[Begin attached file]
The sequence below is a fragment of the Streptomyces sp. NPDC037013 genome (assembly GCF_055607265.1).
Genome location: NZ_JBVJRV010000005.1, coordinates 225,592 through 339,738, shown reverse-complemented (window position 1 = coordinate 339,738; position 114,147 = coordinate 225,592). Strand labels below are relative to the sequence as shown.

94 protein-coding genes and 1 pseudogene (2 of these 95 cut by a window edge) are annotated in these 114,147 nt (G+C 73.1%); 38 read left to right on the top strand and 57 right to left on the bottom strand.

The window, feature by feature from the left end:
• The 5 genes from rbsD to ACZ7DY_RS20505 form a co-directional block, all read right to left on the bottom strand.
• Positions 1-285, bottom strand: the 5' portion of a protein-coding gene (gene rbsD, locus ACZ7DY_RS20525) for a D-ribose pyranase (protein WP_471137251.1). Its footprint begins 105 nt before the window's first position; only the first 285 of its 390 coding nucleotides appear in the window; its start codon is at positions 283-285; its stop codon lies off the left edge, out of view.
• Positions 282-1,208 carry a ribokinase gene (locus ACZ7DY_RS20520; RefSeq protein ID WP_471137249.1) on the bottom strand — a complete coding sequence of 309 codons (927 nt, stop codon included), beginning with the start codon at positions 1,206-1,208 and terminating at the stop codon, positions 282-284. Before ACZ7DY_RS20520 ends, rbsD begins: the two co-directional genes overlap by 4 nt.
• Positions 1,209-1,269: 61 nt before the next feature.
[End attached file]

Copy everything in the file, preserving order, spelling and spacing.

The sequence below is a fragment of the Streptomyces sp. NPDC037013 genome (assembly GCF_055607265.1).
Genome location: NZ_JBVJRV010000005.1, coordinates 225,592 through 339,738, shown reverse-complemented (window position 1 = coordinate 339,738; position 114,147 = coordinate 225,592). Strand labels below are relative to the sequence as shown.

94 protein-coding genes and 1 pseudogene (2 of these 95 cut by a window edge) are annotated in these 114,147 nt (G+C 73.1%); 38 read left to right on the top strand and 57 right to left on the bottom strand.

The window, feature by feature from the left end:
• The 5 genes from rbsD to ACZ7DY_RS20505 form a co-directional block, all read right to left on the bottom strand.
• Positions 1-285, bottom strand: the 5' portion of a protein-coding gene (gene rbsD, locus ACZ7DY_RS20525) for a D-ribose pyranase (protein WP_471137251.1). Its footprint begins 105 nt before the window's first position; only the first 285 of its 390 coding nucleotides appear in the window; its start codon is at positions 283-285; its stop codon lies off the left edge, out of view.
• Positions 282-1,208 carry a ribokinase gene (locus ACZ7DY_RS20520; RefSeq protein ID WP_471137249.1) on the bottom strand — a complete coding sequence of 309 codons (927 nt, stop codon included), beginning with the start codon at positions 1,206-1,208 and terminating at the stop codon, positions 282-284. Before ACZ7DY_RS20520 ends, rbsD begins: the two co-directional genes overlap by 4 nt.
• Positions 1,209-1,269: 61 nt before the next feature.